I worked with Eric for a number of years, so any thing you want to know about “Marco”, feel free to contact me!

  • John Haymes

    My wife, Gaye (now Gaby) Porter, is Eric’s daughter. She will be posting some more information as soon as she can get some free time from the grandkids. Eric won the “Raymond Longford Award” in 1983 for his contribution to the film industry. He was also awarded an AO just before he died in 1983. Contact Gaby if you would like to see Eric’s biography.

  • gail brown

    Maro pollo was my first jobI have newspaper clipping of showing at movie. Invition for staff. Brosur ext.

  • Maybe you could contact Gaby (Gaye) Porter, Eric’s daughter, who established the Wombarra Sculpture Garden. She is a real wealth of knowledge abour Eric, who won the Longford Award and was awarded an Order of Australia for his work. Gaby also has an OAM for her contribution to sculpture and the arts. Eric’ wife Joy died a few years ago, but gave a lot of material to the Film Archives in Canberra. Also contact Michael Kraaz (mikeolmec@yahoo.com) who is preparing a chronical on Eric’ life.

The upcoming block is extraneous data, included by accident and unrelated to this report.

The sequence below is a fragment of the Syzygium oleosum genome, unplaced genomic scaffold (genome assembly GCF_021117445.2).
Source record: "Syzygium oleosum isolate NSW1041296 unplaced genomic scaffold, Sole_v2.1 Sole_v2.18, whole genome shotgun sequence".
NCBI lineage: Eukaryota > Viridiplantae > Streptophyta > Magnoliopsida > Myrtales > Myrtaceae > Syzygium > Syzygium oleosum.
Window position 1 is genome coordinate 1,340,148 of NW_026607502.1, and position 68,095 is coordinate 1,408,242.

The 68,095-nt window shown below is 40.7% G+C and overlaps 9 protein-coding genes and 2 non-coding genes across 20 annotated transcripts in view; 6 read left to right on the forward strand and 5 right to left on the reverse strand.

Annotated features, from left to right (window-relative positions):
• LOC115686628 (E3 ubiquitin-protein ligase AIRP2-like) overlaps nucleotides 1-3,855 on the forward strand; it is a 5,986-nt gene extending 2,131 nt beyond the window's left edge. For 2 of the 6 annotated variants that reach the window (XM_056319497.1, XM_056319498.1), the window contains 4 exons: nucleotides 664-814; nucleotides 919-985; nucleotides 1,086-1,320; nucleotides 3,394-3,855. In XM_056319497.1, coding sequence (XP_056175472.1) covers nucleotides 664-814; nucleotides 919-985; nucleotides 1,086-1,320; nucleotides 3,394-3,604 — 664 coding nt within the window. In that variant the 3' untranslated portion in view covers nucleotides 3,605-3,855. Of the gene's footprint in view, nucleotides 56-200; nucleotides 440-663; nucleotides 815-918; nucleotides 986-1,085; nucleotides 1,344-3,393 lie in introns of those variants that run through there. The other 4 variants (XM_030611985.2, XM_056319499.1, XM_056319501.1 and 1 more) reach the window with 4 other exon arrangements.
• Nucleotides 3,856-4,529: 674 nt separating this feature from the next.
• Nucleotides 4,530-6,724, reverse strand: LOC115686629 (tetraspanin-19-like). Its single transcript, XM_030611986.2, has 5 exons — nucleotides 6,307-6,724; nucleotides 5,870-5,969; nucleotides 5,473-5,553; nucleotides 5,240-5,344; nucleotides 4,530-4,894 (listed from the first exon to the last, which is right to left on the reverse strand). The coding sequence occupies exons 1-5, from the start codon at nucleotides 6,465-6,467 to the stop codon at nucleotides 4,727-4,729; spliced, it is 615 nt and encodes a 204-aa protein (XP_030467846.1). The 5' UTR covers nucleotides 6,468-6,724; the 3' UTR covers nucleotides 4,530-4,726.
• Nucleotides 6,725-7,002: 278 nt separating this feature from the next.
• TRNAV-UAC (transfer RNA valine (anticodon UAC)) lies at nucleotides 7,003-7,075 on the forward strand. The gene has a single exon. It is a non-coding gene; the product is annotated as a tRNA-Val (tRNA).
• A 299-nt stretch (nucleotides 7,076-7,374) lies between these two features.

gaby@wombarra.com. 02 4268 2695

  • December 2015
    National Film and Sound Archive has just released MARCO POLO JNR for sale on DVD. It also includes a short about the making of the film, showing one single sequence through from initial storyboard through to finished film. The DVD came from a new HD telecine transfer of the best preservation components held in the archive. A DCP has been made and is available for screening.
    Link to NFSA Shop – Marco Polo Jnr